My name is Scott McKinney. I don’t know how you stumbled on this website, but I’m happy to have you here! Before we get started, let me tell you a little about myself.
I’m 22 as of this post. I graduated from Penn State Behrend with a Marketing degree in December 2018 and snagged a job in Pennsylvania as a Multi Media Sales Executive, which is a fancy way to say that I sell advertising. My favorite hobbies are writing (the whole reason for this website), spending time with my loving girlfriend, Alex, and family and just generally creating stuff. I’ve experimented with painting, creating songs and YouTube video’s under the name “Mr. Eighth Wonder”, where I’ve amounted a whopping 14 subscribers. The only song that I’ve written so far is called “My Girlfriend Thinks It’s Hot When I Rap,” which if you want to hear some cringy shit, listen to that on SoundCloud.
I hope the main reason that you’re here is because you heard about my writing. That’s my main passion and my long term writing goals are to publish a book and hopefully put a compilation of short stories on the Amazon eBook store. I also hope to become a bit of an emotional outlet for people. Life is hard and sometimes it’s even harder to put into words why it’s hard. I hope that my writing can help people with that.
Hopefully you like what I write and keep coming back for more. Not everything will be perfect and you won’t like it all, but I hope you bear with me as I try to become a better writer.
I strongly believe that if I won the lottery, I would be disappointed. I don’t want free money. There’s no value there. I want to work hard and earn it all myself. I don’t have rich tastes so I wouldn’t spend it anyway so why does it matter?
If I had all of the money in the world…
I would buy my dream house.
I would own my favorite car.
I would never work another day of my life.
I would not need to worry about my well-being.
I would be happy.
But, if I had all of the money in the world…
Would I have any ambition?
Would I value my relationships?
Would I find purpose in what I do?
Would I enjoy what I spent it on?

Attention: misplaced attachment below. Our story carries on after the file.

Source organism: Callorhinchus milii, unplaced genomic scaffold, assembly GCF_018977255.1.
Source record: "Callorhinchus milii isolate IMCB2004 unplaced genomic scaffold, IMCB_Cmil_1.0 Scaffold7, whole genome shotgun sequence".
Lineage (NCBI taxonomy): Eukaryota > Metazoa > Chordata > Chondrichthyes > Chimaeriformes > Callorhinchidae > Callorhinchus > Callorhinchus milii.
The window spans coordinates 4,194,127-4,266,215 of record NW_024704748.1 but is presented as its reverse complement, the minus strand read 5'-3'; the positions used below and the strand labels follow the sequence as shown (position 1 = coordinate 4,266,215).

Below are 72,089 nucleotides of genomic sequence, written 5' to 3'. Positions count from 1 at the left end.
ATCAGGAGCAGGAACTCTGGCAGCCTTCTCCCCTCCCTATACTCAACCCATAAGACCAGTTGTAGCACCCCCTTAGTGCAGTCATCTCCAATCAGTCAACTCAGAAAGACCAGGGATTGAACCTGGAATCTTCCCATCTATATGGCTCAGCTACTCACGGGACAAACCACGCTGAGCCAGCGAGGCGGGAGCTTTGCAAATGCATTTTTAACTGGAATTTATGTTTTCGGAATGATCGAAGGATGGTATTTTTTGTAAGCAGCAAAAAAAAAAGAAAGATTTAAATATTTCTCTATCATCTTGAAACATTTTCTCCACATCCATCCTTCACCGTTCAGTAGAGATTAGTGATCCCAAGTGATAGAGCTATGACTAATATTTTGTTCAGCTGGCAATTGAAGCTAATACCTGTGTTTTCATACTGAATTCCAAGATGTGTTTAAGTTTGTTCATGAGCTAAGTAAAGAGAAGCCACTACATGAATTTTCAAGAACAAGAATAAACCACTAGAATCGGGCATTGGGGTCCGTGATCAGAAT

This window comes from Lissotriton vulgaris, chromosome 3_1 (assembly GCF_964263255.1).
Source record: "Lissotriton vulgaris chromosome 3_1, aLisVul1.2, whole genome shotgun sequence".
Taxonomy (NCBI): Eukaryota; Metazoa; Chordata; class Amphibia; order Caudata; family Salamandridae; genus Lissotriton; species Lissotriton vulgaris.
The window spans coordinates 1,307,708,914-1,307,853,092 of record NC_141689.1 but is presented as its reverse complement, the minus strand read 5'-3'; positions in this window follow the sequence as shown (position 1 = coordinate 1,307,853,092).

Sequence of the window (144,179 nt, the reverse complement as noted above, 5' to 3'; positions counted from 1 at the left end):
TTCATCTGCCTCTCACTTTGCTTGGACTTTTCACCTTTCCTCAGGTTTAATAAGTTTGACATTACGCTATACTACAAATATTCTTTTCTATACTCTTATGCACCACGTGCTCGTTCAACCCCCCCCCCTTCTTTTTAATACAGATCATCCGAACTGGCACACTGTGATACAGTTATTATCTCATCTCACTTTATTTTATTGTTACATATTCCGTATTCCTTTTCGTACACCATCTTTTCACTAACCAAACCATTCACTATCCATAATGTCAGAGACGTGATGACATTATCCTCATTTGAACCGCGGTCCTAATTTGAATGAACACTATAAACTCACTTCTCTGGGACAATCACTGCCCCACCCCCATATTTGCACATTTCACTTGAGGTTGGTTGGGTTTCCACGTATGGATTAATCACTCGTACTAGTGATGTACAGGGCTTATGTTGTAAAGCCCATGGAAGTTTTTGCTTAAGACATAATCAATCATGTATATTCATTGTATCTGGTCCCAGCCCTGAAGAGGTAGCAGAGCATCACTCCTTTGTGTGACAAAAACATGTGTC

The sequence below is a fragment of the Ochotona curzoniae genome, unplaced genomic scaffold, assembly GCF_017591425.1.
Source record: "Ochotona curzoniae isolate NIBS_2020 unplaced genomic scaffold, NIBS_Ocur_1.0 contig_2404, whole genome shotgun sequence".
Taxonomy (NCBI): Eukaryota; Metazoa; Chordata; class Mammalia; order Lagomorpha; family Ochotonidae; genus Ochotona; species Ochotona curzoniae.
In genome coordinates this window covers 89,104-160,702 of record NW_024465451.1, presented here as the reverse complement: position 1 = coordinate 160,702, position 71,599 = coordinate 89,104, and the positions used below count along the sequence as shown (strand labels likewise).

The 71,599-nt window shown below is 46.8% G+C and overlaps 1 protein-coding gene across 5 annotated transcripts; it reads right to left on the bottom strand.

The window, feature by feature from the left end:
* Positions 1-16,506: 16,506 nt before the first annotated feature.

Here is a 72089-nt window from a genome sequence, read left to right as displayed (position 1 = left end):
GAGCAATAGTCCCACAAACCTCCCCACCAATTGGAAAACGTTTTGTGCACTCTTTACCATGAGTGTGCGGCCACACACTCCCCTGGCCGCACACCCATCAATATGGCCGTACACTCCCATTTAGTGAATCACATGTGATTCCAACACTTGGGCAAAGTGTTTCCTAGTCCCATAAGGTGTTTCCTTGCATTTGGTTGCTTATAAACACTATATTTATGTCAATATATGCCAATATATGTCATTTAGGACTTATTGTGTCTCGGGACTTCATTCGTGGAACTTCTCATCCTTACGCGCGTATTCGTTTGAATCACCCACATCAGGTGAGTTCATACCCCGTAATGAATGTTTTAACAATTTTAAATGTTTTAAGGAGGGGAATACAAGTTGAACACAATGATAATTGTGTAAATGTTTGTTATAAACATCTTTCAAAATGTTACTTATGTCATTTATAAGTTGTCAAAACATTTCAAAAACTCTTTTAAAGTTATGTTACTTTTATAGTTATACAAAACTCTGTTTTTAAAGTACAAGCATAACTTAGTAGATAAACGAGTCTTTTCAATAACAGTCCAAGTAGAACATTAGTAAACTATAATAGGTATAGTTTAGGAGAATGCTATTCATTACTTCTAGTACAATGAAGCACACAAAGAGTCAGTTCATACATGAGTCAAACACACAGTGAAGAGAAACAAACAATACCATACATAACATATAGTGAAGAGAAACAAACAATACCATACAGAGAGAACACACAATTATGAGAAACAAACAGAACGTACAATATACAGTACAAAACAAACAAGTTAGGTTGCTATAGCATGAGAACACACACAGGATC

Would I truly find anything but emptiness?
If I could have all of the money in the world…
Would I want it?
Don’t look up. Ignore them. Keep going.
Keep your eyes down. Keep them away from those that you pass. Keep them where no one can see what’s inside of them. Keep your eyes down to the ground.
Don’t dare to look up. Avoid confrontation form a passerby. Avoid the uncomfortable feeling of having your eyes meet with a stranger. If you keep your eyes down, you’ll avoid all of the discomfort and simply watch where you’re walking.
Watch where you’re going. Stay out of everyone’s way. Don’t touch their shoulders. Don’t do anything that will make you stand out. Don’t draw attention to yourself.
I’m not afraid of looking up. It’s just unpleasant. When you do look up, you see into people’s blank, expressionless faces. You see through the shield that they put up when they’re with people that they know. Their defenses are lowered and what takes their places are raw emotion.
When I look up to see this emotion, it feels relatable… and that alone is depressing. When I stop to really look into these stranger’s eyes, they’re no happy than I am. They’re just going on with their lives in the same way that I do, with the same existential questions that I have. When I truly gaze into their face, the gateway to the soul, all I see is the same sadness that I have.
When I see the eyes of people older and younger than me, I become aware of the never-ending escape from the misery that I feel every day. People everywhere deal with the same issues that I have. To some, that may feel comforting; knowing that nothing will change and that you are as happy as you will ever be. For me, it is a rude awakening – an awakening that makes you consider if it’s truly worth seeing tomorrow.
But if I keep my eyes down, it’s easier to pretend that tomorrow will be better. If I avoid these blank stares that remind me of the inescapable future. If I simply avoid looking anywhere but my feet, I’ll keep the illusion that it will all be okay within my reach.
“Reading this one gave me a pretty good understanding of what it feels like to have a stroke.” – Kyle
Do you hear the sounds? The way the orchestra plays in the back of your mind is like a train smashing into the side of your car. The way the notes tickle your inner ear, making you dizzy to the point of nausea. It’s trying to tell me something, but I can’t figure out what.
The piano is thumping, and the keys of the drums are ringing. I can hear the way that the bass drum thuds on the strings. My violin sounds like a flute and the trumpet sounds like an oboe. I don’t know what it means but the confusion feels like ecstasy. The way the dancers sing, and the choirs slide around the ballroom. It all makes sense but it’s all so wrong.